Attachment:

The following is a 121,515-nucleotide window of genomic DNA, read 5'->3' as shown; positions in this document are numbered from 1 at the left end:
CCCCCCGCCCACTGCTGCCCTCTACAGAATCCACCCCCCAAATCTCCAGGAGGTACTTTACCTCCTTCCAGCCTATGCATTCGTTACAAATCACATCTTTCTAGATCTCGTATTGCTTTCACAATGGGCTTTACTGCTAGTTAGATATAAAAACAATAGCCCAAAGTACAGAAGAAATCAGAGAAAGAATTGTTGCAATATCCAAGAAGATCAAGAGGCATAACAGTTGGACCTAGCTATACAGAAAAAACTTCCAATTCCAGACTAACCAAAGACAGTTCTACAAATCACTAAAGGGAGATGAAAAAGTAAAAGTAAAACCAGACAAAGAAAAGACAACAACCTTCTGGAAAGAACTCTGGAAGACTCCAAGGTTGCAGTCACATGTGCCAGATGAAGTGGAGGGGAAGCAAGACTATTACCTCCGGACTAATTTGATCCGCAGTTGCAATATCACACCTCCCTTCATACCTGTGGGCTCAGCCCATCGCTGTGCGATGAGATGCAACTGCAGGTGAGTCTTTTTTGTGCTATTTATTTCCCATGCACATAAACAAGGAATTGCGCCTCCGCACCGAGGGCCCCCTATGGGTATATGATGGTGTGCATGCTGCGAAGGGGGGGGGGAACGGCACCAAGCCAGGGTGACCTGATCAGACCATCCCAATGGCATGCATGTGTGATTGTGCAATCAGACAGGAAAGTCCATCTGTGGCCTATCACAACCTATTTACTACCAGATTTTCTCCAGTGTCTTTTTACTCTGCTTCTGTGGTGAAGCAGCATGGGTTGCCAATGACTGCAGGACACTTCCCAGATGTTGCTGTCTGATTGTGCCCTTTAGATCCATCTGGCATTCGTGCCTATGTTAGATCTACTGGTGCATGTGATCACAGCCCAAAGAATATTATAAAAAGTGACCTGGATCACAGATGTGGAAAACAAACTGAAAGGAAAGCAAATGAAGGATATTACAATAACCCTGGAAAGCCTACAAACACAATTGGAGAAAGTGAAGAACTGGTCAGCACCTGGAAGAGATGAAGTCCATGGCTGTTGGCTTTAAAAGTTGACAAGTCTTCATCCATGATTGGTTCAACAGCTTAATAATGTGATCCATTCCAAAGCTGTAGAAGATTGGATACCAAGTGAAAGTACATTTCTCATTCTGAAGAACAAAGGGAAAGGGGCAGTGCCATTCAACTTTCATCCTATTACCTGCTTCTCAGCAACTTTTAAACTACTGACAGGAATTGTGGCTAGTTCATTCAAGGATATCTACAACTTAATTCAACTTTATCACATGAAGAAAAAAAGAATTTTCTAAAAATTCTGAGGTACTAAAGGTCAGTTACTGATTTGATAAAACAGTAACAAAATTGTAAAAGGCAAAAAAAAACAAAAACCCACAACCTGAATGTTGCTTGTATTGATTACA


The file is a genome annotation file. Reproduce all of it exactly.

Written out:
The following is a 121,515-nucleotide window of genomic DNA, read 5'->3' as shown; positions in this document are numbered from 1 at the left end:
CCCCCCGCCCACTGCTGCCCTCTACAGAATCCACCCCCCAAATCTCCAGGAGGTACTTTACCTCCTTCCAGCCTATGCATTCGTTACAAATCACATCTTTCTAGATCTCGTATTGCTTTCACAATGGGCTTTACTGCTAGTTAGATATAAAAACAATAGCCCAAAGTACAGAAGAAATCAGAGAAAGAATTGTTGCAATATCCAAGAAGATCAAGAGGCATAACAGTTGGACCTAGCTATACAGAAAAAACTTCCAATTCCAGACTAACCAAAGACAGTTCTACAAATCACTAAAGGGAGATGAAAAAGTAAAAGTAAAACCAGACAAAGAAAAGACAACAACCTTCTGGAAAGAACTCTGGAAGACTCCAAGGTTGCAGTCACATGTGCCAGATGAAGTGGAGGGGAAGCAAGACTATTACCTCCGGACTAATTTGATCCGCAGTTGCAATATCACACCTCCCTTCATACCTGTGGGCTCAGCCCATCGCTGTGCGATGAGATGCAACTGCAGGTGAGTCTTTTTTGTGCTATTTATTTCCCATGCACATAAACAAGGAATTGCGCCTCCGCACCGAGGGCCCCCTATGGGTATATGATGGTGTGCATGCTGCGAAGGGGGGGGGGAACGGCACCAAGCCAGGGTGACCTGATCAGACCATCCCAATGGCATGCATGTGTGATTGTGCAATCAGACAGGAAAGTCCATCTGTGGCCTATCACAACCTATTTACTACCAGATTTTCTCCAGTGTCTTTTTACTCTGCTTCTGTGGTGAAGCAGCATGGGTTGCCAATGACTGCAGGACACTTCCCAGATGTTGCTGTCTGATTGTGCCCTTTAGATCCATCTGGCATTCGTGCCTATGTTAGATCTACTGGTGCATGTGATCACAGCCCAAAGAATATTATAAAAAGTGACCTGGATCACAGATGTGGAAAACAAACTGAAAGGAAAGCAAATGAAGGATATTACAATAACCCTGGAAAGCCTACAAACACAATTGGAGAAAGTGAAGAACTGGTCAGCACCTGGAAGAGATGAAGTCCATGGCTGTTGGCTTTAAAAGTTGACAAGTCTTCATCCATGATTGGTTCAACAGCTTAATAATGTGATCCATTCCAAAGCTGTAGAAGATTGGATACCAAGTGAAAGTACATTTCTCATTCTGAAGAACAAAGGGAAAGGGGCAGTGCCATTCAACTTTCATCCTATTACCTGCTTCTCAGCAACTTTTAAACTACTGACAGGAATTGTGGCTAGTTCATTCAAGGATATCTACAACTTAATTCAACTTTATCACATGAAGAAAAAAAGAATTTTCTAAAAATTCTGAGGTACTAAAGGTCAGTTACTGATTTGATAAAACAGTAACAAAATTGTAAAAGGCAAAAAAAAACAAAAACCCACAACCTGAATGTTGCTTGTATTGATTACA